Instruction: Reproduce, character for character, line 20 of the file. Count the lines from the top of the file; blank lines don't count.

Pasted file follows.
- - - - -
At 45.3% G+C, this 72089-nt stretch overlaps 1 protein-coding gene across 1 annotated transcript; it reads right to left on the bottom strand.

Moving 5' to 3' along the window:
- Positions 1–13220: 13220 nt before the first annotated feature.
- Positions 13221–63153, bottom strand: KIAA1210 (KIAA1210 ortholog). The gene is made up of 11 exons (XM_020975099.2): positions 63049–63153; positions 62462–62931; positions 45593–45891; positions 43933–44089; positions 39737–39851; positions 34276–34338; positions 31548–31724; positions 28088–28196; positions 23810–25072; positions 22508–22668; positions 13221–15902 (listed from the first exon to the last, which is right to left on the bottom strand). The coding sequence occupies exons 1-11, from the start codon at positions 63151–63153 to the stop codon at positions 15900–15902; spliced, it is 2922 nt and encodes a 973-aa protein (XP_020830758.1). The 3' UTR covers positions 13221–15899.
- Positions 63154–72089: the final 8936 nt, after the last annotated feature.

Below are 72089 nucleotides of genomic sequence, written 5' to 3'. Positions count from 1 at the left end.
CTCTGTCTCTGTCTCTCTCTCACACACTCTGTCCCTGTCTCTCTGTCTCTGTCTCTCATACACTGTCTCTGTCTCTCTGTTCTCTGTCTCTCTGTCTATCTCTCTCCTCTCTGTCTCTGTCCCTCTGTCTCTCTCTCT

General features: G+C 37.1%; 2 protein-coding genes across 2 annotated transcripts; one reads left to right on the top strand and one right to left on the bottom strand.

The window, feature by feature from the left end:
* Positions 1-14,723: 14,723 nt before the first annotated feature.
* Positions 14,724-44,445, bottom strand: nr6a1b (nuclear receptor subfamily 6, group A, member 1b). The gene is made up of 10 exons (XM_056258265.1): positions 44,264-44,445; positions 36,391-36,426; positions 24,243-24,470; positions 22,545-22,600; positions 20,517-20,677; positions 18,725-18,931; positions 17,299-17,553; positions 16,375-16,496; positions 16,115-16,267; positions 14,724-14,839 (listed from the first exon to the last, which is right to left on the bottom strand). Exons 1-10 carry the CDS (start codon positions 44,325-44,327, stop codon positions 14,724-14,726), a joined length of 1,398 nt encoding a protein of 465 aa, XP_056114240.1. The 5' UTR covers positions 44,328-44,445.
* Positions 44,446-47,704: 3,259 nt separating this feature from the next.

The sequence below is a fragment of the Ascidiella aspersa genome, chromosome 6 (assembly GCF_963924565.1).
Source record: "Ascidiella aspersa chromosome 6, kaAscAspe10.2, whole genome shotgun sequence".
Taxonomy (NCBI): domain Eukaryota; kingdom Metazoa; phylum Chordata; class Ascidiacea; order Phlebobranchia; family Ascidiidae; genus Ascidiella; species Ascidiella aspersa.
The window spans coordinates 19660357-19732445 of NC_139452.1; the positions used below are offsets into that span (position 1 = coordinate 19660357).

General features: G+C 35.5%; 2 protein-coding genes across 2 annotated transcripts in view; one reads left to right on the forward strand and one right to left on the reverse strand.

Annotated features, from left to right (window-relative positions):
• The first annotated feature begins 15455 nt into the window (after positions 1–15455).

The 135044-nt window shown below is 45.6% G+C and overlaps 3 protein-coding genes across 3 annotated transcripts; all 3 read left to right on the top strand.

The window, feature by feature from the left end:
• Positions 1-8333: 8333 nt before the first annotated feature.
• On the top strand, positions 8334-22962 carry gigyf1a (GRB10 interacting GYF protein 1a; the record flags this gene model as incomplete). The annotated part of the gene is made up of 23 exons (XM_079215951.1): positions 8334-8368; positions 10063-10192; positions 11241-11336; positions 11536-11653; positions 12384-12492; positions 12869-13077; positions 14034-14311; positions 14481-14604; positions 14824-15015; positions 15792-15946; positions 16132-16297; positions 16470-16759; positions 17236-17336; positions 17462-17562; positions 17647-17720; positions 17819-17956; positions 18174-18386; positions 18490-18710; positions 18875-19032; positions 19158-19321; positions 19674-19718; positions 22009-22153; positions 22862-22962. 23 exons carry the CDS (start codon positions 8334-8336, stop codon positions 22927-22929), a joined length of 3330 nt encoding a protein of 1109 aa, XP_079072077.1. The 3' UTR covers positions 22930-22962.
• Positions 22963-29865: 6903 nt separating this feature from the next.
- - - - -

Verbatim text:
The 135044-nt window shown below is 45.6% G+C and overlaps 3 protein-coding genes across 3 annotated transcripts; all 3 read left to right on the top strand.